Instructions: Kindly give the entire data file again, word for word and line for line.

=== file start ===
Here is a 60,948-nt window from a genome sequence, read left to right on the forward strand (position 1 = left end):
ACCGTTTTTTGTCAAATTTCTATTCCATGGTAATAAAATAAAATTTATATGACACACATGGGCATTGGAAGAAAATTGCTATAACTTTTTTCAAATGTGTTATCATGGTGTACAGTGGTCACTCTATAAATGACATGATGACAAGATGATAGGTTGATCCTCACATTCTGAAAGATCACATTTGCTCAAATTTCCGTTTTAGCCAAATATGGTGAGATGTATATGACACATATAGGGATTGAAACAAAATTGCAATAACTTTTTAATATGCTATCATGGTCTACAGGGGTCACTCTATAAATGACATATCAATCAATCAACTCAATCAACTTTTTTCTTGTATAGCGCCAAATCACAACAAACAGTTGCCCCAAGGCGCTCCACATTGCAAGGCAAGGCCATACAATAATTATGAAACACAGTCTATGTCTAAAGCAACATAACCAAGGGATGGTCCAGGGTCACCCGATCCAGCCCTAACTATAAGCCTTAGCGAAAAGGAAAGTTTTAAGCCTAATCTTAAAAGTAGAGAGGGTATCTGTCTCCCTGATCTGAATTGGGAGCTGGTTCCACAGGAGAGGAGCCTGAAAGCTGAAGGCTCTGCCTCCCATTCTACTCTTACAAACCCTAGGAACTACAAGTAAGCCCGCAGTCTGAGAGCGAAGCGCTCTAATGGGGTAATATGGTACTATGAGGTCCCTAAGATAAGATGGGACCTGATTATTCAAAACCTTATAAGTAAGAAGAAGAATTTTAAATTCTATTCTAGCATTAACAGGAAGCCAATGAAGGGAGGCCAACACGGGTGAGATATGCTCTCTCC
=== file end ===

Here is a 60,948-nt window from a genome sequence, read left to right on the forward strand (position 1 = left end):
ACCGTTTTTTGTCAAATTTCTATTCCATGGTAATAAAATAAAATTTATATGACACACATGGGCATTGGAAGAAAATTGCTATAACTTTTTTCAAATGTGTTATCATGGTGTACAGTGGTCACTCTATAAATGACATGATGACAAGATGATAGGTTGATCCTCACATTCTGAAAGATCACATTTGCTCAAATTTCCGTTTTAGCCAAATATGGTGAGATGTATATGACACATATAGGGATTGAAACAAAATTGCAATAACTTTTTAATATGCTATCATGGTCTACAGGGGTCACTCTATAAATGACATATCAATCAATCAACTCAATCAACTTTTTTCTTGTATAGCGCCAAATCACAACAAACAGTTGCCCCAAGGCGCTCCACATTGCAAGGCAAGGCCATACAATAATTATGAAACACAGTCTATGTCTAAAGCAACATAACCAAGGGATGGTCCAGGGTCACCCGATCCAGCCCTAACTATAAGCCTTAGCGAAAAGGAAAGTTTTAAGCCTAATCTTAAAAGTAGAGAGGGTATCTGTCTCCCTGATCTGAATTGGGAGCTGGTTCCACAGGAGAGGAGCCTGAAAGCTGAAGGCTCTGCCTCCCATTCTACTCTTACAAACCCTAGGAACTACAAGTAAGCCCGCAGTCTGAGAGCGAAGCGCTCTAATGGGGTAATATGGTACTATGAGGTCCCTAAGATAAGATGGGACCTGATTATTCAAAACCTTATAAGTAAGAAGAAGAATTTTAAATTCTATTCTAGCATTAACAGGAAGCCAATGAAGGGAGGCCAACACGGGTGAGATATGCTCTCTCC